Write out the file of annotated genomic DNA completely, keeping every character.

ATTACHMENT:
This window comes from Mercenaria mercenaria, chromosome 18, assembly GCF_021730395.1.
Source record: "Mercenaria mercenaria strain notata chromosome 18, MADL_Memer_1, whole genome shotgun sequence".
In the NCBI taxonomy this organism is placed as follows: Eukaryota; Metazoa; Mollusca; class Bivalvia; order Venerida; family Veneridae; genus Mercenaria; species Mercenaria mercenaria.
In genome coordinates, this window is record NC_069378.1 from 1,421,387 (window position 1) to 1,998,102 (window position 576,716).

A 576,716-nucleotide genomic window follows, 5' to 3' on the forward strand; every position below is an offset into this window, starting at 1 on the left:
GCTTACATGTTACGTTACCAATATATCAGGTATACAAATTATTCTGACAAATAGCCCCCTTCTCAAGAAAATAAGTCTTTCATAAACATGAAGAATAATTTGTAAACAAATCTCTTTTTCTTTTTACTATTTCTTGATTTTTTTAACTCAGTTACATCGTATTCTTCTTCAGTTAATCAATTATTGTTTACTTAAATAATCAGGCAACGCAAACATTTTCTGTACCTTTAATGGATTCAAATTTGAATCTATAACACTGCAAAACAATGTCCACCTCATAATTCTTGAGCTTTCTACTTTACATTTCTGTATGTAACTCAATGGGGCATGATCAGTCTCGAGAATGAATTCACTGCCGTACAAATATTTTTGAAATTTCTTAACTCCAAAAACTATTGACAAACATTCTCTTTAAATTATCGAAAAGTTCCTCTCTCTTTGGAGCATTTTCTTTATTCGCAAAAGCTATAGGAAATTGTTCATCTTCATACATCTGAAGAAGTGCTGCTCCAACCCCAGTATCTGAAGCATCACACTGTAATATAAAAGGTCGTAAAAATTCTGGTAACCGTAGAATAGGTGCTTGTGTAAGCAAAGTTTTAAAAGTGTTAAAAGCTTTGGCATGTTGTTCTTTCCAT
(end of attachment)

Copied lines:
This window comes from Mercenaria mercenaria, chromosome 18, assembly GCF_021730395.1.
Source record: "Mercenaria mercenaria strain notata chromosome 18, MADL_Memer_1, whole genome shotgun sequence".
In the NCBI taxonomy this organism is placed as follows: Eukaryota; Metazoa; Mollusca; class Bivalvia; order Venerida; family Veneridae; genus Mercenaria; species Mercenaria mercenaria.
In genome coordinates, this window is record NC_069378.1 from 1,421,387 (window position 1) to 1,998,102 (window position 576,716).

A 576,716-nucleotide genomic window follows, 5' to 3' on the forward strand; every position below is an offset into this window, starting at 1 on the left:
GCTTACATGTTACGTTACCAATATATCAGGTATACAAATTATTCTGACAAATAGCCCCCTTCTCAAGAAAATAAGTCTTTCATAAACATGAAGAATAATTTGTAAACAAATCTCTTTTTCTTTTTACTATTTCTTGATTTTTTTAACTCAGTTACATCGTATTCTTCTTCAGTTAATCAATTATTGTTTACTTAAATAATCAGGCAACGCAAACATTTTCTGTACCTTTAATGGATTCAAATTTGAATCTATAACACTGCAAAACAATGTCCACCTCATAATTCTTGAGCTTTCTACTTTACATTTCTGTATGTAACTCAATGGGGCATGATCAGTCTCGAGAATGAATTCACTGCCGTACAAATATTTTTGAAATTTCTTAACTCCAAAAACTATTGACAAACATTCTCTTTAAATTATCGAAAAGTTCCTCTCTCTTTGGAGCATTTTCTTTATTCGCAAAAGCTATAGGAAATTGTTCATCTTCATACATCTGAAGAAGTGCTGCTCCAACCCCAGTATCTGAAGCATCACACTGTAATATAAAAGGTCGTAAAAATTCTGGTAACCGTAGAATAGGTGCTTGTGTAAGCAAAGTTTTAAAAGTGTTAAAAGCTTTGGCATGTTGTTCTTTCCAT